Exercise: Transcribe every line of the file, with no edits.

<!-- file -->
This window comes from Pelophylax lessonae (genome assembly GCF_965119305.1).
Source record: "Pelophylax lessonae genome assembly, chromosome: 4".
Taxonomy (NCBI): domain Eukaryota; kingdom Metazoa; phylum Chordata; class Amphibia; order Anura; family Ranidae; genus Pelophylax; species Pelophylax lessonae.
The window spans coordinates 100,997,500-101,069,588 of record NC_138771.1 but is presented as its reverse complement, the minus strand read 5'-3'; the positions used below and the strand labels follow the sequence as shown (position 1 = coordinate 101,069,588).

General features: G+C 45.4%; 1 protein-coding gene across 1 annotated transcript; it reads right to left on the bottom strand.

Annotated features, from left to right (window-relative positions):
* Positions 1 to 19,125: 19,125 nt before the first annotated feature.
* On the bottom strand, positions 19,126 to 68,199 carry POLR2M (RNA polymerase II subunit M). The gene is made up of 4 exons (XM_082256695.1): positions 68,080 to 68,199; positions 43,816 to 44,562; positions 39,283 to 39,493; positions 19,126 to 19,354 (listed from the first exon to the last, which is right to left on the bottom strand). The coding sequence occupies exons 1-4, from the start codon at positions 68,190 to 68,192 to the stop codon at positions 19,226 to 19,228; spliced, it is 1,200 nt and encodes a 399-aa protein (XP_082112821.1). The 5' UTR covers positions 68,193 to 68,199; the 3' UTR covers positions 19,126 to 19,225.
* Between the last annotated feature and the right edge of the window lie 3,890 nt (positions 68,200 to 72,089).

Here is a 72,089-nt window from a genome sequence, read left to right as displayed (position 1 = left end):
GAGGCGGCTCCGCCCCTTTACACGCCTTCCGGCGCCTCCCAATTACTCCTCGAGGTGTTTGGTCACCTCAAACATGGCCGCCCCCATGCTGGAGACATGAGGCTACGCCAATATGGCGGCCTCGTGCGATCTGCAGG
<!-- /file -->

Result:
This window comes from Pelophylax lessonae (genome assembly GCF_965119305.1).
Source record: "Pelophylax lessonae genome assembly, chromosome: 4".
Taxonomy (NCBI): domain Eukaryota; kingdom Metazoa; phylum Chordata; class Amphibia; order Anura; family Ranidae; genus Pelophylax; species Pelophylax lessonae.
The window spans coordinates 100,997,500-101,069,588 of record NC_138771.1 but is presented as its reverse complement, the minus strand read 5'-3'; the positions used below and the strand labels follow the sequence as shown (position 1 = coordinate 101,069,588).

General features: G+C 45.4%; 1 protein-coding gene across 1 annotated transcript; it reads right to left on the bottom strand.

Annotated features, from left to right (window-relative positions):
* Positions 1 to 19,125: 19,125 nt before the first annotated feature.
* On the bottom strand, positions 19,126 to 68,199 carry POLR2M (RNA polymerase II subunit M). The gene is made up of 4 exons (XM_082256695.1): positions 68,080 to 68,199; positions 43,816 to 44,562; positions 39,283 to 39,493; positions 19,126 to 19,354 (listed from the first exon to the last, which is right to left on the bottom strand). The coding sequence occupies exons 1-4, from the start codon at positions 68,190 to 68,192 to the stop codon at positions 19,226 to 19,228; spliced, it is 1,200 nt and encodes a 399-aa protein (XP_082112821.1). The 5' UTR covers positions 68,193 to 68,199; the 3' UTR covers positions 19,126 to 19,225.
* Between the last annotated feature and the right edge of the window lie 3,890 nt (positions 68,200 to 72,089).

Here is a 72,089-nt window from a genome sequence, read left to right as displayed (position 1 = left end):
GAGGCGGCTCCGCCCCTTTACACGCCTTCCGGCGCCTCCCAATTACTCCTCGAGGTGTTTGGTCACCTCAAACATGGCCGCCCCCATGCTGGAGACATGAGGCTACGCCAATATGGCGGCCTCGTGCGATCTGCAGG